Elliot Moss
And you felt compelled to set those standards and we are going to hear…

Vanessa Brady
Yeah.

Elliot Moss
…a lot more about other gaps that you filled with your fantastic energy and creativity. Time for some music, one of my favourite tracks ever from one of my favourite artists ever, it’s Jimmy Smith and The Cat.

Jimmy Smith, The Cat. I can’t stop myself moving to that particular track, it’s pathetic isn’t it, but it’s true. Vanessa Brady is my Business Shaper talking about standards and talking about moving from creating a business to creating an industry which actually said ‘you know what there is a proper way of doing things’. Your business has been going many, many years, you have been in the business a long time and, again, it feels like, well I know from the facts and from what you said that you are someone who really believes in, it’s more than giving back, isn’t it, it’s kind of shaping the industry and making sure it’s a really professional one. In terms of your own balance between earning money and creating the industry that you want, how do you manage it because they are both big jobs? How do you personally do that?

Vanessa Brady
Well, I manage my time, I have a set system and then it’s flexed so it’s never quite exactly as I want it to be but ideally Monday is my paperwork day so I set all my appointments, I don’t usually have appointments for a Monday, I give all my staff their brief for the week and so we have a meeting and we all get together and we all share what everybody’s done and that lasts no more than an hour and I am really strict with it, I have a timer on my iPhone, everyone’s allowed, they speak for five minutes, three minutes and that ‘ping’ if you haven’t got it out…

Elliot Moss
Don’t mess with Vanessa, she may sound smiley but I can tell there’s a steely, steely…

Vanessa Brady
Oh yes.

Elliot Moss
…Oh yes. Keep on smiling, they go.

Vanessa Brady
And then by the end of Monday everyone knows what they are doing and they are free to amortise to go and achieve it. Then on Friday we distribute a diary, a work diary, to everybody which just, basically, is a record of what everybody’s achieved and it means that you can always see what everyone’s done, even though you might not have met them but you don’t hear how well we are doing or not doing from other people, you will know it from within and that’s a very good way of recording progress and also you can catch errors, so we do that. Then during the week, the three days in between Monday and Friday, I then have, I go out and do all my talks and meet with people and I will have, out of those three, that and Friday, I will have two days where I am trying to, on an average, two days a week as my site visits and things for my projects in my practice.

Elliot Moss
Wow, now that is a lesson everybody in time management. Much more coming up from Vanessa Brady, my Business Shaper. Latest travel in a couple of minutes and before that some words of wisdom from our programme partners at Mishcon de Reya.

This is Jazz Shapers, every Saturday morning I get the chance to talk to somebody who is shaping the world of business. If you have missed any of the previous fantastic guests go into iTunes, put in the words ‘jazz’ and ‘shapers’. If you are flying with British Airways in the future you can find the programme on High Life there as well and if you are near a computer, and you probably are, CityAM.com is another destination for you. Today though my Business Shaper, I am very pleased to say, is Vanessa Brady. She travels a lot, she talks to all the different sorts of people around the world about business and about women and about design and all sorts of stuff. She has created awards, she is setting standards, she runs her own business, it’s like super woman here. And also, I should have said, is an OBE – OBE 2014, not bad. And you’ve won, I think, the Women in the City Award back in 2014 for the Built Environment.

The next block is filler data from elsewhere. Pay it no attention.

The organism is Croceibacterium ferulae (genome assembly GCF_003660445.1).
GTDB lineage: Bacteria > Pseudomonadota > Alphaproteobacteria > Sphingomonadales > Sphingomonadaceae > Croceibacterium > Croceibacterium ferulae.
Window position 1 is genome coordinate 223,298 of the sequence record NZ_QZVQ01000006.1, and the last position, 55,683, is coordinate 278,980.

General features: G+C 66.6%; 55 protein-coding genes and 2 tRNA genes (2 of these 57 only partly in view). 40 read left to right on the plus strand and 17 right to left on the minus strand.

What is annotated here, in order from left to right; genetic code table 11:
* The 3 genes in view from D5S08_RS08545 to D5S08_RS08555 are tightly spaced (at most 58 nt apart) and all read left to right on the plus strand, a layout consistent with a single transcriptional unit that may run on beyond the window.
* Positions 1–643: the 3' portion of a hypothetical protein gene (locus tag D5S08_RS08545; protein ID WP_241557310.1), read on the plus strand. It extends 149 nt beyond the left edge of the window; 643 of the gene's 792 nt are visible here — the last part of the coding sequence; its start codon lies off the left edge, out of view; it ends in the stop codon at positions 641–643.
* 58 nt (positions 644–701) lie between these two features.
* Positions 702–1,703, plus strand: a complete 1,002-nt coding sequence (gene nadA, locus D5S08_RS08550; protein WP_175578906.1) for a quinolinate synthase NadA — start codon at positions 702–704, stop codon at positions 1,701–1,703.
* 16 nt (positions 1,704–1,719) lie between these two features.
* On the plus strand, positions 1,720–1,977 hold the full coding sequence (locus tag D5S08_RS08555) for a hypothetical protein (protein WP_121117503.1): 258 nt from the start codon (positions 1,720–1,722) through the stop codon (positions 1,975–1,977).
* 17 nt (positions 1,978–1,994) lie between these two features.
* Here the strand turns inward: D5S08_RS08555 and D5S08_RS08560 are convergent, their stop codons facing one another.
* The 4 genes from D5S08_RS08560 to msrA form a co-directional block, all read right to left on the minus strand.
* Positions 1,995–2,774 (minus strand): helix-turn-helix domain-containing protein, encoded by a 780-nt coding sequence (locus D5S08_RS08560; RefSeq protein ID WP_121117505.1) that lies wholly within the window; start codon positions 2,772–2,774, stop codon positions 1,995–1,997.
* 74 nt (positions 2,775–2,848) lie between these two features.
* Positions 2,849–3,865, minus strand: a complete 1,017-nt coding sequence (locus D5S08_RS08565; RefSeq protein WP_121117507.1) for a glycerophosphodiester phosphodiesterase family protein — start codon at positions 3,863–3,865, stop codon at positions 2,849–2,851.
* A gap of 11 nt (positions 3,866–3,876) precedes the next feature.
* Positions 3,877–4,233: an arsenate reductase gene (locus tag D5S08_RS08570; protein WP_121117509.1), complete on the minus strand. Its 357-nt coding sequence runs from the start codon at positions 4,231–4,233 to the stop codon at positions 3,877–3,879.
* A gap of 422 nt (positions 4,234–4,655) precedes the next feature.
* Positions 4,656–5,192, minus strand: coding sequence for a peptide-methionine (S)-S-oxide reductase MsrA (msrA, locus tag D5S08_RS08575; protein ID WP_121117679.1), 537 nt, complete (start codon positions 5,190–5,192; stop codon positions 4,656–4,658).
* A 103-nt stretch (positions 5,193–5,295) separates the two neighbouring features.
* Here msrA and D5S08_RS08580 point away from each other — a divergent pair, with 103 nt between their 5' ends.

Vanessa Brady
Yes.

Elliot Moss
Wow. I mean, that’s not bad is it. What do they mean to you all these things? I mean you don’t do it for that do you, all the accolades?

Vanessa Brady
No. I mean I think that, first of all, as a woman in business in my industry it is regarded as fluffy. It has been dismissed as an expense for many years and something that property can do without and so, you know, an award like the OBE is, I got it for Services to Interior Design and the UK Economy, so it demonstrates the value that we can add and therefore that’s an accolade that actually endorses what I am doing as not being fluffy and an expense, that it is a real business. So, I think they can add value and to an industry-wide as well as to me as an individual and therefore I think that they also, you know, add zeros at the bottom line as well.

Elliot Moss
And substance therefore is important to you in whatever you do so, again, for women in business things are changing and things have changed dramatically but they still need to change a lot further. What are the key things that you as a person of note and someone that’s recognised and someone that’s respected. What are the things that you say to people who are less enlightened in industry?

Vanessa Brady
Well, we have legislation to prevent, in place, to prevent many of the things that weren’t acceptable when, you know, years ago when I started. So, I think that we are okay in that and I have personally found that men treat women, usually, I’m not saying always, but generally men treat women very well. I think women are very competitive against women, they try not to allow each other to move up and I do remember the saying, which I have always kept, which is ‘It’s not the glass ceiling, it’s the sticky floor’. You can manage very well how to grow up but you have to make sure you do it with substance, you know that you are going to be quizzed and pulled down by everything you say by anybody who doesn’t agree with a woman in certain, you know, if there is negativity, you have to be able to stand out and you have to be able to prove, you know, whatever point you are trying to make really very well and I think that’s the difficulty is that women tend to leave half way through, they don’t finish it. That’s probably because of babies and pregnancy and things like that and therefore sometimes the focus has changed, it’s suddenly not as important to be, you know, head of the next team or to, you know, rise to the next level. And I think that…